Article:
I learnt how cool it is to train a robot with AI
As featured on mothership
Read original article at : https://mothership.sg/2021/06/dsta-brainhack-robot/
It’s another matter however, when you are able to engage in a hands-on experience to see what can be done at the rudimentary level to build your own robot, especially if you’re a person who knows next to nothing about AI and such.
When I was asked to go for BrainHack’s Today I Learned (TIL), held by the Defence Science and Technology Agency (DSTA), I have to admit I was rather unsure at first as I have absolutely no knowledge about anything related to robotics or even coding.
Lau Wei Cheng, an AI engineer from DSTA’s Digital Hub, was my assigned mentor for the day and assured me that such a topic was not as inaccessible as I had feared.
In fact, what I learnt was that AI development has now reached the point where you can train your own AI model to recognise basic images and words, which you can then put into a robot bought off the shelf.
Training your robot to ”see”
If there is one thing that facial recognition, self-driving cars and deep fakes have in common, it’s that all three fields can depend on computer vision to achieve their primary purposes.
This simply means trying to make sense of the image, be it to copy a certain style and generate an image, as in the case of deep fakes, or avoid traffic and humans on the road, as in the case of self-driving cars.
And at the most basic level, it is about getting a robot to recognise the image of a dog.
So how is this done?
Take for instance, the following image with two dogs, as seen below:
Here, the AI model is essentially 99 per cent confident that both of the animals are dogs.
However, once it comes to dealing with blurred images, problems start to arise, with the AI model recognising the blurred snake as a “dog”, with 89 per cent confidence to boot.
Here then is where the real challenge in training an AI model to pick through such differences comes in.
According to Lau, if an AI model has only seen sharp images, that is all it will recognise. Showing blurred images to the AI model is therefore key to helping it differentiate between such images to recognise them, and fine-tuning it.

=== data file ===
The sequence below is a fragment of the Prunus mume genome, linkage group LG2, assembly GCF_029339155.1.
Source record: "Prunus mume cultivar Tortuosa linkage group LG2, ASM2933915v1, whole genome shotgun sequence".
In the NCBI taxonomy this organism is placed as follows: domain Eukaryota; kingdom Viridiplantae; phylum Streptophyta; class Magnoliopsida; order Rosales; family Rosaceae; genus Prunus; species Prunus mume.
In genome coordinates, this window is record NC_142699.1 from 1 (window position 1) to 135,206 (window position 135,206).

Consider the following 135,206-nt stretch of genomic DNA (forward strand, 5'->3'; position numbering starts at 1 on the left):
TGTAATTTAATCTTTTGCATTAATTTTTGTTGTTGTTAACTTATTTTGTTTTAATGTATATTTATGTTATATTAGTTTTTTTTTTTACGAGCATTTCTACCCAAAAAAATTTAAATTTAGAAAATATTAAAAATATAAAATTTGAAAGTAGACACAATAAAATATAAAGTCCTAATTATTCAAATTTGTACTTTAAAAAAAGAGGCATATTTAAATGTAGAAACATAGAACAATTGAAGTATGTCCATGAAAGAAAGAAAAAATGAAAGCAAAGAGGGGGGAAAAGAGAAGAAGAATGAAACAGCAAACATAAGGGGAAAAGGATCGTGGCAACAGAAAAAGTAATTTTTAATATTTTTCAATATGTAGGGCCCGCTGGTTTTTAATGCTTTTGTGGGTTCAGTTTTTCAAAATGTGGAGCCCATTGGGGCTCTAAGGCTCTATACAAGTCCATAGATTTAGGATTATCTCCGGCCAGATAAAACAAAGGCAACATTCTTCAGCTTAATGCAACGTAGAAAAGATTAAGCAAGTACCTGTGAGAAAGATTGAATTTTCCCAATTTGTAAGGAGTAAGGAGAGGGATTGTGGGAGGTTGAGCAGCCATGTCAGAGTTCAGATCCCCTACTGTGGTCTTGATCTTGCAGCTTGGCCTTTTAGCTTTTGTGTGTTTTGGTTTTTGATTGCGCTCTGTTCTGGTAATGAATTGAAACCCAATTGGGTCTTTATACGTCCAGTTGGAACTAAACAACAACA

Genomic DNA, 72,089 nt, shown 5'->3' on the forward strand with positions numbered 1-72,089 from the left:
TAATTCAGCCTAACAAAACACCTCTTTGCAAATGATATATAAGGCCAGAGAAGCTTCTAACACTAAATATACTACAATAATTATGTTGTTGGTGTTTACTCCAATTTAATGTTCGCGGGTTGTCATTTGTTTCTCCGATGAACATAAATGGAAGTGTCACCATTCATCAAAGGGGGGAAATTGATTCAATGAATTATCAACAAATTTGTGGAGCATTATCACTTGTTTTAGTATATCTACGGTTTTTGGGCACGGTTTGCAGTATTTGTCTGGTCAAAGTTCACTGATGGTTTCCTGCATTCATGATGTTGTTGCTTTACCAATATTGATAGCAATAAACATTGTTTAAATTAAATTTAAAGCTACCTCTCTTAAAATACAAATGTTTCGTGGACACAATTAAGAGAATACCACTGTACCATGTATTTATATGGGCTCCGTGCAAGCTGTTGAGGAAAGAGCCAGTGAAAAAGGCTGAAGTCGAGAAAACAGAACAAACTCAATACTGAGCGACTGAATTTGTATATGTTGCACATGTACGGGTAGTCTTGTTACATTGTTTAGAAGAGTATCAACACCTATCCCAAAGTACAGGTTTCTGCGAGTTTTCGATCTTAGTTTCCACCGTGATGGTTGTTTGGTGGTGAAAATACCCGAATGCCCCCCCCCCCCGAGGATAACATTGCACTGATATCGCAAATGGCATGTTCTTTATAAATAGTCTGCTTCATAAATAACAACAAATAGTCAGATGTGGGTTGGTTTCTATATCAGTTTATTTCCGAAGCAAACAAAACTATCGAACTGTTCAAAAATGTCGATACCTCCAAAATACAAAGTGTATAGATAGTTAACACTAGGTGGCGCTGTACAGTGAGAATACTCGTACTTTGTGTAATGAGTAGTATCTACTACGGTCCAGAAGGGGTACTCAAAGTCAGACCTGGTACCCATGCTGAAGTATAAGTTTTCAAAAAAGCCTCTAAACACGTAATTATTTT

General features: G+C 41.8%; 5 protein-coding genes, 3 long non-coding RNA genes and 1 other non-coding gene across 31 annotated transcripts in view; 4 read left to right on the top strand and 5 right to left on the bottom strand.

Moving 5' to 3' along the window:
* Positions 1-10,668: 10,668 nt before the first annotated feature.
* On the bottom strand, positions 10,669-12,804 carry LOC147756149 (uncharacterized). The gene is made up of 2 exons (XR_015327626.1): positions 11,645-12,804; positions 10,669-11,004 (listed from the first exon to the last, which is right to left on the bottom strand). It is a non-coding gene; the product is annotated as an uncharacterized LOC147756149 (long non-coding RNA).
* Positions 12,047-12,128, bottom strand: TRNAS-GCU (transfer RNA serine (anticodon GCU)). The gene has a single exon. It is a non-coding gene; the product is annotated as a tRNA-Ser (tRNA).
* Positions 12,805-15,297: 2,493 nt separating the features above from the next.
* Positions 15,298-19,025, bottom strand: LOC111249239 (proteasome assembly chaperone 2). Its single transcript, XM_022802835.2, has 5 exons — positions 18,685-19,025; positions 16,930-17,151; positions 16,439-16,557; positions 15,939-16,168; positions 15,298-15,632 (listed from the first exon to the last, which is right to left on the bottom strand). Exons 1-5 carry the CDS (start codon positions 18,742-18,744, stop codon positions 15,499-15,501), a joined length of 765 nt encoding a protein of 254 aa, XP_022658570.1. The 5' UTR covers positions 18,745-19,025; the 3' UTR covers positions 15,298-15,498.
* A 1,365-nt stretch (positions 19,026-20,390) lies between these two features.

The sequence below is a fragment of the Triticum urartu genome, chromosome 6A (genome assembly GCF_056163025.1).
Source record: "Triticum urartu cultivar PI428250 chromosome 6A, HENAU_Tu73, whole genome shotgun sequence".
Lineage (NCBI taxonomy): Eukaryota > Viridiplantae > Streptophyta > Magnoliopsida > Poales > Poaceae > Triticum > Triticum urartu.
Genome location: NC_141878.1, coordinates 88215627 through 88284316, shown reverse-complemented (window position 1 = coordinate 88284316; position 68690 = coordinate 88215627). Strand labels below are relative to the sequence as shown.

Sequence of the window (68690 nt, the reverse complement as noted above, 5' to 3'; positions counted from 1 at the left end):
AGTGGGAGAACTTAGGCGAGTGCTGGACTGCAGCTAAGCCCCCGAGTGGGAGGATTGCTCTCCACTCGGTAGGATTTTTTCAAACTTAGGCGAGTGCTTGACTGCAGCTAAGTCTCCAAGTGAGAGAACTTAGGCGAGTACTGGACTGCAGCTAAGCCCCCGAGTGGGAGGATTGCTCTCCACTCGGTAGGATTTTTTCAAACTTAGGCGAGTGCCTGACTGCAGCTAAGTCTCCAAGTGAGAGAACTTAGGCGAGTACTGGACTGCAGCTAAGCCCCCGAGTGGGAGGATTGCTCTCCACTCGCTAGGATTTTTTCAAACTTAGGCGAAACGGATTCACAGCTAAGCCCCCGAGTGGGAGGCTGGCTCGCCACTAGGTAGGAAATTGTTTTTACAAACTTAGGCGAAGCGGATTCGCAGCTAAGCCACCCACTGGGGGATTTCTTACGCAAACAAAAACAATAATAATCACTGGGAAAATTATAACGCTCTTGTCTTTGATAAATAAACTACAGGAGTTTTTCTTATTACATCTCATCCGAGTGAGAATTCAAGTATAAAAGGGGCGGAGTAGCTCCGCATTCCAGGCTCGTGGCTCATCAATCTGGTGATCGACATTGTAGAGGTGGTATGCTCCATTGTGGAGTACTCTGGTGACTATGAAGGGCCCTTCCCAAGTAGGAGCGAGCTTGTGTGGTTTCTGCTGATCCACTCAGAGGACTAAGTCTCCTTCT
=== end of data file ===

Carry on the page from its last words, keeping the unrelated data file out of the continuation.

More importantly, the AI model must be constantly fed with a good mix of data, between both clear and blurred images.
Otherwise, he added, the AI model may eventually recognise only blurred images.
The AI can also recognise sounds
Then there is audio processing, which forms the basis of various features such as voice biometrics, smart home devices and transcription.
At the basic level, this means training the AI model to recognise single words such as numbers, animals and directions, and whether it can still detect these words accurately, with noise in the background.
However, within the field of audio processing, people may hide messages within the audio clips, which can be visualised as an image, said Lau.
Such an image, he added, is known as a spectrogram.
You can also learn these digital technologies and more at Brainhack
If you have no experience at all in coding or any of these geeky techs, fret not.
DSTA‘s BrainHack held on an annual basis allows students from secondary and Integrated Programme schools, Junior Colleges (JC), polytechnics, Institutes of Technical Education (ITE) and universities, to participate in various workshops and hackathons to learn about coding and AI, among other fields in digital technologies like cybersecurity, space, mobile app development and extended reality.
Online training and interactive sessions with mentors ensure that all BrainHack participants will be able to have a fruitful experience, whether they are beginners or seasoned techies.
According to Minister for Defence, Ng Eng Hen, this year’s BrainHack saw some 4,000 students explore digital tech in fields such as cybersecurity, artificial intelligence and fake propaganda.
This sponsored article made the author wonder when we might develop an omniscient mechanical entity.
Top photos by Matthias Ang